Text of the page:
New U.S. Anglicans launch, to ban women, gays as bishops
By Cathy Lynn Grossman, USA TODAY
Hundreds of formerly Episcopal parishes are meeting this week to unify as a new national church: the Anglican Church in North America.
Organizers, led by former Episcopal Bishop of Pittsburgh Robert Duncan, expect 300 delegates, including 50 bishops, in Bedford, Texas, for a three-day gathering that begins Monday. The group is scheduled to adopt church laws that will exclude women and homosexuals as bishops. It also is expected to elect and install Duncan as archbishop.
The new group, which says it represents 100,000 believers, calls itself a province, echoing the language of the worldwide Anglican Communion, the third largest Christian denomination. The Anglican Communion is a loosely governed collection of 38 regional and national churches, including the 2.1-million-member U.S. branch, the Episcopal Church, and the Anglican Church of Canada. However, it may take years for the new group to be recognized as a member of the Communion.
The Episcopal Church has been in turmoil for years over key issues such as whether the Bible allows gays or women to be clergy or bishops. In 2003 the Episcopal governing body ratified the election of an openly gay bishop, Gene Robinson of New Hampshire. Divisions deepened with the 2006 election of presiding bishop Katharine Jefferts Schori. Duncan and other conservative leaders have urged about 10% of Episcopal Church parishes to align with archbishops in Africa and South America, the "Global South" where the majority of the world's 80 million Anglicans live now.
In 2008, The Episcopal Church removed Duncan from ministry. He immediately was claimed as a bishop by the Anglican Province of the Southern Cone, in South America.
The new church will link eight groups, some founded decades ago, to emphasize biblical authority, church discipline and evangelical missionary outreach.
But once the Episcopal-Anglican split itself is no longer news, then what? asks Jim Naughton, canon for communications for the Episcopal Diocese of Washington, D.C., a liberal diocese that supports Robinson and Schori.
"There's already a crowded marketplace on the right wing of the American religious spectrum. I think the challenge is to move beyond the events that spawned them," says Naughton. Duncan, however, looks foward to the new church attracting anyone who seeks "the reliability of Scripture, the Catholic tradition and Pentecostal power. The Anglican Church bridges all three … If you see the love of Jesus in us, you will join."
The new church's proposed constitutional preamble, however, looks back with a swipe at the "those who have embraced erroneous teaching and who have rejected a repeated call to repentance."
And the governing structure for the Anglican Church in North America is designed to make sure that parishes and dioceses in the new church don't meander off with different biblical interpretations.
Bishops will have the final say in the choice of future bishops. Only men, and no gays, will be accepted.
Duncan says the church may continue to ordain women as deacons and priests. But pushing forward to name them as bishops, he says, is seen by the rest of the Anglican Communion as "a sad and arrogant American approach. The bishop is the symbol of the diocese and putting someone other dioceses do not recognize as capable of holding the office in the post is divisive in the international church."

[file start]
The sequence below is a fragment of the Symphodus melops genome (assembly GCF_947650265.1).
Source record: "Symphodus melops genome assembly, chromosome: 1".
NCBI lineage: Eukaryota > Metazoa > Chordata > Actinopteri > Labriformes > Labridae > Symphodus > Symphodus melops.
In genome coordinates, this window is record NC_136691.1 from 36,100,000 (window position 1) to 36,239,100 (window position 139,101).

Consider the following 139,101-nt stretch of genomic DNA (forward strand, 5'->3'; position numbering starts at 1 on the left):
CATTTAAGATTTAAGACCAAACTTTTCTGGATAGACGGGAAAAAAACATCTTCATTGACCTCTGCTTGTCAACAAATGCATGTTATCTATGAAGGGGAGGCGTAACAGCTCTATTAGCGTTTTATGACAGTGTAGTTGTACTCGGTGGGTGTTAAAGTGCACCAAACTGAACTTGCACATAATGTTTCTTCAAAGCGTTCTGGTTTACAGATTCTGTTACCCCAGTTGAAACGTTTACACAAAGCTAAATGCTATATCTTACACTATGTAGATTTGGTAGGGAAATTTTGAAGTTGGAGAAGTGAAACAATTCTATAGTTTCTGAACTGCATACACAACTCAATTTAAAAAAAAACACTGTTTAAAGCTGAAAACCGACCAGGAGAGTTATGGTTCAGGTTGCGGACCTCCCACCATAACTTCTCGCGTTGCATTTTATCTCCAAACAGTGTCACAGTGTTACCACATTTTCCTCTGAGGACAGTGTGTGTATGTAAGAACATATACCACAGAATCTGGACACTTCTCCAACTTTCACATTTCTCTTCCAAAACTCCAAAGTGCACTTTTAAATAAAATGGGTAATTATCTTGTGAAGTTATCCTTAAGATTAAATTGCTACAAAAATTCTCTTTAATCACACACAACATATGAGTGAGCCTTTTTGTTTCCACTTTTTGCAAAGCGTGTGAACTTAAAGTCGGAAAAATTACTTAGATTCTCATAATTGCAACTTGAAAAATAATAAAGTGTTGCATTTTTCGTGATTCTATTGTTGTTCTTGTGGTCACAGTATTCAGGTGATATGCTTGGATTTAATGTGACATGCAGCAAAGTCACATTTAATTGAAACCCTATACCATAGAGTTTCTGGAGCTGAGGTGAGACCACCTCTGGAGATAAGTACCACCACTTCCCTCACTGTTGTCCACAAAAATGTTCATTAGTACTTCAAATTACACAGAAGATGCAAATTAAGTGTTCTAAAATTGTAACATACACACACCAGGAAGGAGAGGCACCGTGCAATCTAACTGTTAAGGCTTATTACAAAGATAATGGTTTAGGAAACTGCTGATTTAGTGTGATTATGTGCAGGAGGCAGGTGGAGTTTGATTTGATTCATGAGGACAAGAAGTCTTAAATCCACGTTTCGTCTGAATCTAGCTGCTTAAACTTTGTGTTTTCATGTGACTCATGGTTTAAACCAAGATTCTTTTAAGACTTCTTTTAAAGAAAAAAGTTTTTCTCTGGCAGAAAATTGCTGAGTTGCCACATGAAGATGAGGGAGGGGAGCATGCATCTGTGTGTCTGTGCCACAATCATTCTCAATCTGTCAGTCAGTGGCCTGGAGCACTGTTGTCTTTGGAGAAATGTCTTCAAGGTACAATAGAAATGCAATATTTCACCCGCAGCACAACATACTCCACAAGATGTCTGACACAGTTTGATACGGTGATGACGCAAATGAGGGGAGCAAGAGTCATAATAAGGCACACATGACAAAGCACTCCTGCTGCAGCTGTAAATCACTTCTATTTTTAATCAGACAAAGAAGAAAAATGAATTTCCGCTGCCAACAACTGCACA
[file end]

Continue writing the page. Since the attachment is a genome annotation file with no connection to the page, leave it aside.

The head of the Anglican Communion, Archbishop of Canterbury Rowan Williams, is sending a "pastoral visitor" from his staff, says Duncan, which he says shows that "we are part of the family."
Williams himself will attend the Episcopal Church's governing meeting this summer to give a seminar on combating global poverty.
Jurisdictions that have joined together to form the 28 dioceses and dioceses-in-formation of the Anglican Church in North America are: the dioceses of Fort Worth, Pittsburgh, Quincy and San Joaquin; the Anglican Mission in the Americas (including the Anglican Coalition in Canada); the Convocation of Anglicans in North America; the Anglican Network in Canada; the Reformed Episcopal Church; and the missionary initiatives of Kenya, Uganda, and South America's Southern Cone. The American Anglican Council and Forward in Faith North America also are founding organizations.
For those who opine that the US is headed towards “socialism” and then “communism,” I thought a few definitions of these words might be in order as well as the word “capitalism.” So with thanks to MSN Encarta:
so·cial·ism [ sṓshə lìzəm ] or So·cial·ism [ sṓshə lìzəm ] noun Definition: 1. political system of communal ownership: a political theory or system in which the means of production and distribution are controlled by the people and operated according to equity and fairness rather than market principles 2. movement based on socialism: a political movement based on principles of socialism, typically advocating an end to private property and to the exploitation of workers 3. stage between capitalism and communism: in Marxist theory, the stage after the proletarian revolution when a society is changing from capitalism to communism, marked by pay distributed according to work done rather than need
com·mu·nism [ kómmyə nìzzəm ] noun Definition: classless political system: the political theory or system in which all property and wealth is owned in a classless society by all the members of that society[Mid-19th century. < French communisme< commun "common" < Latin communis]
cap·i·tal·ism [ káppit'l ìzzəm ] noun Definition: free-market system: an economic system based on the private ownership of the means of production and distribution of goods, characterized by a free competitive market and motivation by profit